JADE - Don't Justify, Argue, Defend, Explain

To avoid circular conversations, don't JADE - Justify, Argue, Defend, or Explain.

Many Non-PD's are, by nature, consensus-builders. They can be notorious for having an over-developed need to explain themselves. They will talk and debate and rationalize until they are exhausted.

This trait is useful in many situations. A healthy debate between two individuals often helps to get all the issues on the table and can go a long way to avoiding misunderstandings. However, in order for this kind of dialogue to be productive, there has to be an underlying assumption that both parties can ultimately agree on what the facts are. This is often not the case.

A number of psychological studies have been conducted to demonstrate that eyewitness accounts in legal cases are often inaccurate. Everyone's memory is subject to biases of which they are not always aware and studies have shown that each time a person retells a story, their memory of the story will be rewritten slightly to better match the way they told it. The stronger the bias, the more the memory will be distorted each time it is recalled and rewritten. This helps to explain why some people's recollection of the facts can gradually skew further from the facts each time they repeat them.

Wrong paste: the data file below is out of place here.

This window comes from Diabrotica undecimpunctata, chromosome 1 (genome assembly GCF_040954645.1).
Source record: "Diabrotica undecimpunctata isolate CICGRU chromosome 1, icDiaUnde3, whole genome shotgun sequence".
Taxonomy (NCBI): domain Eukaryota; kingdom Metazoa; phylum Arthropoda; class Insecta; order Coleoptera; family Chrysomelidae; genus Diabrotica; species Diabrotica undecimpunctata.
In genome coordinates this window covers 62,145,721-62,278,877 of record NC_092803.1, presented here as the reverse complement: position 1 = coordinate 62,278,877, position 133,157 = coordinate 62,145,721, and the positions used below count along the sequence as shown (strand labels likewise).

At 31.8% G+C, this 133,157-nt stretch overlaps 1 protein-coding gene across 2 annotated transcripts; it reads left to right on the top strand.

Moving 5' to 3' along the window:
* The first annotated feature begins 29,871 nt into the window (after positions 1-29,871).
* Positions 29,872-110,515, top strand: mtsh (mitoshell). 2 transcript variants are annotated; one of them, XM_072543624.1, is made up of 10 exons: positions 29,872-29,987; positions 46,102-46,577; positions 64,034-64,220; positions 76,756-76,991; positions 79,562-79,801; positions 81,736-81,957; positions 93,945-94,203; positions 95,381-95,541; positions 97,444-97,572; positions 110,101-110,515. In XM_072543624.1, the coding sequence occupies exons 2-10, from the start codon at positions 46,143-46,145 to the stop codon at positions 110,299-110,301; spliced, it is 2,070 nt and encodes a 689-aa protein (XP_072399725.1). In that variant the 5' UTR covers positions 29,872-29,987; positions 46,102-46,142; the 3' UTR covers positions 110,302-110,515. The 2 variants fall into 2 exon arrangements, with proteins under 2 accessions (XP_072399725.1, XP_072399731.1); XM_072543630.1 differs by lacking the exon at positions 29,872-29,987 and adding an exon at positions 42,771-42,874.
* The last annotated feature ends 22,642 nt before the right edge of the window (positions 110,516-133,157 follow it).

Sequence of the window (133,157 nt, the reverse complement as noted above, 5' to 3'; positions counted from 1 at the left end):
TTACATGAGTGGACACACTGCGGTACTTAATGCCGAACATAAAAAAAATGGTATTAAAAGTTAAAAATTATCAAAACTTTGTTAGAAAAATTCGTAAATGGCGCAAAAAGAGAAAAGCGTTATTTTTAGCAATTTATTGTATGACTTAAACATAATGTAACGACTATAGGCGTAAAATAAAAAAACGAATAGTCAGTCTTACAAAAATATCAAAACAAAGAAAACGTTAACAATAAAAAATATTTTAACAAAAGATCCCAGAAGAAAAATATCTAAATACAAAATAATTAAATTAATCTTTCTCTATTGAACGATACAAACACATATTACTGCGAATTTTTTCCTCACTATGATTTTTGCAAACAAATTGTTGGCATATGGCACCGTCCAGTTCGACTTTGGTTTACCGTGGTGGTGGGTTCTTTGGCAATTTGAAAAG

This memory dynamic is at work in many situations, including:

  • When a person "talks themselves into" or "out-of" a difficult decision, and then iteratively reinforces the wisdom of that decision afterwards.
  • Romantic partners, who often selectively remember only good, (or bad) memories about each other.
  • Victims of abuse, who develop amnesia to events they do not wish to remember.
  • Political groups, who sometimes become systemically entrenched in a set of assumptions and become insensitive to alternative viewpoints.
  • Religious cults and groups - where mantras and creeds are used to reinforce doctrine.

Many people who suffer from personality disorders have heightened emotional drivers, or biases, which make them particularly susceptible to developing this kind of progressive memory distortion. This is sometimes referred to as Dissociation.

Given this understanding, the practice of having a debate with someone who has strong biases can actually have the counter-productive effect of reinforcing their biases, as they repetitively remember and state the facts from their own point of view. This is what makes the idea of JADE - Justifying, Arguing, Defending or Explaining - such a bad idea.

Instead, it is recommended that on any given issue, state your point of view once and once only. Provide any clarifications that are asked for. Anything more than this is likely to be counter productive.

This is not to suggest that you should say nothing at all or back down in an argument. It is critical to take whatever action is necessary so that you, and any children under your care, can live in a safe, happy, healthy and productive environment. It's just not that necessary to talk very much about it.

The JADE acronym is attributed to the Al-Anon group.